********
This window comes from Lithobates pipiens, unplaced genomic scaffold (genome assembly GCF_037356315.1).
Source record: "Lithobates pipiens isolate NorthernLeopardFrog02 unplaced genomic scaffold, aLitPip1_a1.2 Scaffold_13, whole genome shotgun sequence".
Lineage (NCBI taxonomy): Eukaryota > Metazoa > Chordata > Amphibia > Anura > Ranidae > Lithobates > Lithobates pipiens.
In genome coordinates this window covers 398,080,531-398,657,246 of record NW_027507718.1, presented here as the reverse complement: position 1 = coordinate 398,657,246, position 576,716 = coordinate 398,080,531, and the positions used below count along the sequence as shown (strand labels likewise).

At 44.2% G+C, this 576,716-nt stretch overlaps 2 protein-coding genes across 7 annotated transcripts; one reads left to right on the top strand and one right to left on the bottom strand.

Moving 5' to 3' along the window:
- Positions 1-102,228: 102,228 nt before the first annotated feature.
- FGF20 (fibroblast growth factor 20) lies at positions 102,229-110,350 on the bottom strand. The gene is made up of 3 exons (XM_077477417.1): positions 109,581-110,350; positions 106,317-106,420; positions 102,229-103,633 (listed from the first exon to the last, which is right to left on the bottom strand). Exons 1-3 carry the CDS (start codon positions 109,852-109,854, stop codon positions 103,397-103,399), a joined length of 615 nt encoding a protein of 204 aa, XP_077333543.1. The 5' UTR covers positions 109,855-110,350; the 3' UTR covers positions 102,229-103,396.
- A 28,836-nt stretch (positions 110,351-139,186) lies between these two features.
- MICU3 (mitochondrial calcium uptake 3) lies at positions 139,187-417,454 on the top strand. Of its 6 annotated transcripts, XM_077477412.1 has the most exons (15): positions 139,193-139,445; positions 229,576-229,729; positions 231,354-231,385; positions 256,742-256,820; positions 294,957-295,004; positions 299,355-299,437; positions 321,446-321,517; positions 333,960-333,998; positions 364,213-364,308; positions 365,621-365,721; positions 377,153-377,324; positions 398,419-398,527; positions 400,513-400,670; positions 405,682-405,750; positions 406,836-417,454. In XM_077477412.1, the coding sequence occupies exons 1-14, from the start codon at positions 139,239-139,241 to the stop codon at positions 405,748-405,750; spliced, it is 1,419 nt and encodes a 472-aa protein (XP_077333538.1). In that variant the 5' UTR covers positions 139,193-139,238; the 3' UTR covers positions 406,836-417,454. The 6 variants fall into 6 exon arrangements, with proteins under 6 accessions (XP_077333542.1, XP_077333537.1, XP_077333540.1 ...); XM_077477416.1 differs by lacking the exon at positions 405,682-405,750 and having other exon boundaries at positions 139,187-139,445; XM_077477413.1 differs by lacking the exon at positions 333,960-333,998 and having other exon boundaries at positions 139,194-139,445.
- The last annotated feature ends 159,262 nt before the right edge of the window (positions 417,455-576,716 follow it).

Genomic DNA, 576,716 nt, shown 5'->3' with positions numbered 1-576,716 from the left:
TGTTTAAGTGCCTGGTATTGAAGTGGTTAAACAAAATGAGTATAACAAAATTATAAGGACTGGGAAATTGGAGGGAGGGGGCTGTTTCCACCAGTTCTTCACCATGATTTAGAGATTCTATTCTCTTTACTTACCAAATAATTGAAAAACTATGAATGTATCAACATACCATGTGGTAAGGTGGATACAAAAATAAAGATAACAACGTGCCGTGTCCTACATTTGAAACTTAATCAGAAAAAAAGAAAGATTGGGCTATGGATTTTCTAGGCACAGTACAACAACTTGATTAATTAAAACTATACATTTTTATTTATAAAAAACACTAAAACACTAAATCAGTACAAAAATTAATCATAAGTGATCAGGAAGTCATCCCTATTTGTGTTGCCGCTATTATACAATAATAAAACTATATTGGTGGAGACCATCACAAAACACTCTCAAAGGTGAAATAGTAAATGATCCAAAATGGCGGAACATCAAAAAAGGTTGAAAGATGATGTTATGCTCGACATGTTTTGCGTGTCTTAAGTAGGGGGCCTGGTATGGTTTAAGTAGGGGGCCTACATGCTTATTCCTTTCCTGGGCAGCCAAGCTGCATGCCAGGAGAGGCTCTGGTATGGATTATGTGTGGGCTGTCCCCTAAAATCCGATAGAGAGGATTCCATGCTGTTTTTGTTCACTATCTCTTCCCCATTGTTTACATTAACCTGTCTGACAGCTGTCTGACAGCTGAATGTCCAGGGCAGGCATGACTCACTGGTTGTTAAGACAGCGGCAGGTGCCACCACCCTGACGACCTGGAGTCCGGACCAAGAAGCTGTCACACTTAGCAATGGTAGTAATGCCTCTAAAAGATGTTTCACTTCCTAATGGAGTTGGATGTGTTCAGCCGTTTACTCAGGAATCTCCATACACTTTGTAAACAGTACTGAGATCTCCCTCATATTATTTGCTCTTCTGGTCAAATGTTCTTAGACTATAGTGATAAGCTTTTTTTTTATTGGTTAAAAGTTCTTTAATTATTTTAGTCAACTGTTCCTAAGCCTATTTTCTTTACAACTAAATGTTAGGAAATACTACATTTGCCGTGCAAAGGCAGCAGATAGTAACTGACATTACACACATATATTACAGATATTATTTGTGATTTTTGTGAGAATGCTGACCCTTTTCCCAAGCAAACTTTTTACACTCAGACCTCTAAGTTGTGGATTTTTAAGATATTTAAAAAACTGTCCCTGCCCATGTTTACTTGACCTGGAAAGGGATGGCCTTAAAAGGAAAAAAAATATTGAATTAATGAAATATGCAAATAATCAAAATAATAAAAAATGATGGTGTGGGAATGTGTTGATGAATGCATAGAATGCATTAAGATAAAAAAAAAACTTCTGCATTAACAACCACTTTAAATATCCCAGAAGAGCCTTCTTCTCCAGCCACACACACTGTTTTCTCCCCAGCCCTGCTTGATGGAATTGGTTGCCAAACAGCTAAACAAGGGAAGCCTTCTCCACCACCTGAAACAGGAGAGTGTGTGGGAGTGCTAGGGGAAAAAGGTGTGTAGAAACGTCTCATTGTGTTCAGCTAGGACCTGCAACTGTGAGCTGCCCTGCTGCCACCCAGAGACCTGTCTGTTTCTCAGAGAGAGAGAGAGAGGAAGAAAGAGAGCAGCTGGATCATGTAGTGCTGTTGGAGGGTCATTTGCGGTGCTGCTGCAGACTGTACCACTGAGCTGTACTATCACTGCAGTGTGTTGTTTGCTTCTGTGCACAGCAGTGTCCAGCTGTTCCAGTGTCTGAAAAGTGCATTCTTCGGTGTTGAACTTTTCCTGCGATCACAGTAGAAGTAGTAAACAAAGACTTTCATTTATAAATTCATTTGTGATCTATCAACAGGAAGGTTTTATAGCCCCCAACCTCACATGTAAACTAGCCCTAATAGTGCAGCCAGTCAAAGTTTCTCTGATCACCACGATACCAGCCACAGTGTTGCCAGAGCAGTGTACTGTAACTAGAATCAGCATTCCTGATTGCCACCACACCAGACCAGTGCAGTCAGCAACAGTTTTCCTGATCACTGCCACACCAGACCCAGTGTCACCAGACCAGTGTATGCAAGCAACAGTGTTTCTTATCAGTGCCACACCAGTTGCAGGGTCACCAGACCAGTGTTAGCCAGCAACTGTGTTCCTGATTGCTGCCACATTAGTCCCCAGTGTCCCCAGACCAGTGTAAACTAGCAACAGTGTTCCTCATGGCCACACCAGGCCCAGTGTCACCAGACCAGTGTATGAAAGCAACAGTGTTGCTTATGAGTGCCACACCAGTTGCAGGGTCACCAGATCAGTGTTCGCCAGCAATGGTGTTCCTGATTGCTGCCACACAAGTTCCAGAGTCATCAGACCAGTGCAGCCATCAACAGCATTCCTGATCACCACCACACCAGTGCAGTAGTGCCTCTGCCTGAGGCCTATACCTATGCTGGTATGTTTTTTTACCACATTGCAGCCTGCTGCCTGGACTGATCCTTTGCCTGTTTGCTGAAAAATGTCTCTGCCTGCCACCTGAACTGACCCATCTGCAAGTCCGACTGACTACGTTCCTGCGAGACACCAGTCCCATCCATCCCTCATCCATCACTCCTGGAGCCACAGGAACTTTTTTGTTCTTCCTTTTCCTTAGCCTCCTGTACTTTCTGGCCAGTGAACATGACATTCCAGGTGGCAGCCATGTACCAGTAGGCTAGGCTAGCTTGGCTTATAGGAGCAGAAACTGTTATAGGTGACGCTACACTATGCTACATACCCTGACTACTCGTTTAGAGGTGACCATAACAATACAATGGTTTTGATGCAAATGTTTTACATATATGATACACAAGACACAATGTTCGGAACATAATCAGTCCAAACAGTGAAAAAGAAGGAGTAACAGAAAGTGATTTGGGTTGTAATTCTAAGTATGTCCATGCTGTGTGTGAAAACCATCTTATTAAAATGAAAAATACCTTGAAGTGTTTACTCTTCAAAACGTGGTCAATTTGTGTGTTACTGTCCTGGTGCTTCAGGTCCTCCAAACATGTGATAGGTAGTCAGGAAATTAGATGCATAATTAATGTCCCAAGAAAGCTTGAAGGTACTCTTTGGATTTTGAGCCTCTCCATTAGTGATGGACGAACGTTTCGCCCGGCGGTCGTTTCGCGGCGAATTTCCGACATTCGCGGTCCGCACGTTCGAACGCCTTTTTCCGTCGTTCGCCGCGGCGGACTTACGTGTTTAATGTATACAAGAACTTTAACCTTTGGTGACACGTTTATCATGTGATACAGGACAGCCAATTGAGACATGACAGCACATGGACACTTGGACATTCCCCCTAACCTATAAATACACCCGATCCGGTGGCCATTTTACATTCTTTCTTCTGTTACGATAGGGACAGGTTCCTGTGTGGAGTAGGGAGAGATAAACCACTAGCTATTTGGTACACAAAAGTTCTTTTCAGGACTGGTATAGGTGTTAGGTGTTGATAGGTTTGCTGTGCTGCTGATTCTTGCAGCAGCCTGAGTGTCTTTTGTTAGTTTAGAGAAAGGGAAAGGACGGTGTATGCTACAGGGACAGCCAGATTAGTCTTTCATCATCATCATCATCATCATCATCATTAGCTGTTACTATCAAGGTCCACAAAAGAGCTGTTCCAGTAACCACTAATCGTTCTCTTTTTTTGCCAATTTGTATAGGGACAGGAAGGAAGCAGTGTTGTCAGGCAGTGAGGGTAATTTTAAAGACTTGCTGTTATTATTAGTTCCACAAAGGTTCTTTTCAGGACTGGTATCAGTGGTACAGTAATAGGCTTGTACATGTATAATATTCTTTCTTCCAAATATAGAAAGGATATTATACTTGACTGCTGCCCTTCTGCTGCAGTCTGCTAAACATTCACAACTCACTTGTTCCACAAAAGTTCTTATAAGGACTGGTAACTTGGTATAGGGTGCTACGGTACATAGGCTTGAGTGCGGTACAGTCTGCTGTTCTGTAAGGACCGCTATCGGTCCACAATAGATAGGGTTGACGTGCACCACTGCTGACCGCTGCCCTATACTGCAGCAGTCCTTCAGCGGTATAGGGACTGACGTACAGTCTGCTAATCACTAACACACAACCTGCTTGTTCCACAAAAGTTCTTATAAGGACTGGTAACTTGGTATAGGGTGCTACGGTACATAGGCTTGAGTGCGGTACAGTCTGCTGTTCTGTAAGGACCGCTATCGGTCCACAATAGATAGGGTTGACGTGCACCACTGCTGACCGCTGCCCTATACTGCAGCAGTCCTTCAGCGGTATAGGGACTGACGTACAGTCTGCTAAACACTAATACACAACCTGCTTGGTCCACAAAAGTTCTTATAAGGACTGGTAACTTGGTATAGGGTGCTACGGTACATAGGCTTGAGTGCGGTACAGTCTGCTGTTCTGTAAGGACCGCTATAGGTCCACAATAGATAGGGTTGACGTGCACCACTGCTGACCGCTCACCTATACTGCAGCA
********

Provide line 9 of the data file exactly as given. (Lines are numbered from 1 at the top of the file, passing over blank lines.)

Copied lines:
- A 28,836-nt stretch (positions 110,351-139,186) lies between these two features.